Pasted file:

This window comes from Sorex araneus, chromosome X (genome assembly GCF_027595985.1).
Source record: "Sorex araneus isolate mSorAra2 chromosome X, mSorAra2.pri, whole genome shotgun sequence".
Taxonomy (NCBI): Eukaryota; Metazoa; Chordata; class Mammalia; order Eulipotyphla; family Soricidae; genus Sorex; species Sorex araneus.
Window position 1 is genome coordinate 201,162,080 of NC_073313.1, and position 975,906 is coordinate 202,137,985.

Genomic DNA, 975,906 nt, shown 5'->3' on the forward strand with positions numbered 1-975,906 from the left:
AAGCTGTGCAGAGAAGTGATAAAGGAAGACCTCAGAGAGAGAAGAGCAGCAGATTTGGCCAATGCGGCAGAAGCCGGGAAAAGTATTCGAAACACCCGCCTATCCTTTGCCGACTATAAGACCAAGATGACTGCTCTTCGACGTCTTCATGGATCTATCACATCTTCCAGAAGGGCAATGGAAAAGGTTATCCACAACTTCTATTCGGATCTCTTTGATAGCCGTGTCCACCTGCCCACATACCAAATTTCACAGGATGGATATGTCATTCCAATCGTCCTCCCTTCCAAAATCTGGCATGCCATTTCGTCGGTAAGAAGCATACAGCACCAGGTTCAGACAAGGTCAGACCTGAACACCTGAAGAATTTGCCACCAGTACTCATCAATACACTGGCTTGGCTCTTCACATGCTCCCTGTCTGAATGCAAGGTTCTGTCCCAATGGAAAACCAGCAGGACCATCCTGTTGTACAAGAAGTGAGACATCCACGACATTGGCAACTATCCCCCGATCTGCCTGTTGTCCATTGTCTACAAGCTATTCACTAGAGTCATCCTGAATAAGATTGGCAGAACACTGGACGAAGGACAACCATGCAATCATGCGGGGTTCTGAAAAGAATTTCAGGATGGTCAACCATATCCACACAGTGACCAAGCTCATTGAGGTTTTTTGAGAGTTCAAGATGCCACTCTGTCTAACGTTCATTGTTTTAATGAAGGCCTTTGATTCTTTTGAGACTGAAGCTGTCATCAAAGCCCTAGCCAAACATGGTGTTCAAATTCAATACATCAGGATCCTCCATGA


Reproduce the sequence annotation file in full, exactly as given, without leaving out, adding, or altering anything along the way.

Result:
This window comes from Sorex araneus, chromosome X (genome assembly GCF_027595985.1).
Source record: "Sorex araneus isolate mSorAra2 chromosome X, mSorAra2.pri, whole genome shotgun sequence".
Taxonomy (NCBI): Eukaryota; Metazoa; Chordata; class Mammalia; order Eulipotyphla; family Soricidae; genus Sorex; species Sorex araneus.
Window position 1 is genome coordinate 201,162,080 of NC_073313.1, and position 975,906 is coordinate 202,137,985.

Genomic DNA, 975,906 nt, shown 5'->3' on the forward strand with positions numbered 1-975,906 from the left:
AAGCTGTGCAGAGAAGTGATAAAGGAAGACCTCAGAGAGAGAAGAGCAGCAGATTTGGCCAATGCGGCAGAAGCCGGGAAAAGTATTCGAAACACCCGCCTATCCTTTGCCGACTATAAGACCAAGATGACTGCTCTTCGACGTCTTCATGGATCTATCACATCTTCCAGAAGGGCAATGGAAAAGGTTATCCACAACTTCTATTCGGATCTCTTTGATAGCCGTGTCCACCTGCCCACATACCAAATTTCACAGGATGGATATGTCATTCCAATCGTCCTCCCTTCCAAAATCTGGCATGCCATTTCGTCGGTAAGAAGCATACAGCACCAGGTTCAGACAAGGTCAGACCTGAACACCTGAAGAATTTGCCACCAGTACTCATCAATACACTGGCTTGGCTCTTCACATGCTCCCTGTCTGAATGCAAGGTTCTGTCCCAATGGAAAACCAGCAGGACCATCCTGTTGTACAAGAAGTGAGACATCCACGACATTGGCAACTATCCCCCGATCTGCCTGTTGTCCATTGTCTACAAGCTATTCACTAGAGTCATCCTGAATAAGATTGGCAGAACACTGGACGAAGGACAACCATGCAATCATGCGGGGTTCTGAAAAGAATTTCAGGATGGTCAACCATATCCACACAGTGACCAAGCTCATTGAGGTTTTTTGAGAGTTCAAGATGCCACTCTGTCTAACGTTCATTGTTTTAATGAAGGCCTTTGATTCTTTTGAGACTGAAGCTGTCATCAAAGCCCTAGCCAAACATGGTGTTCAAATTCAATACATCAGGATCCTCCATGA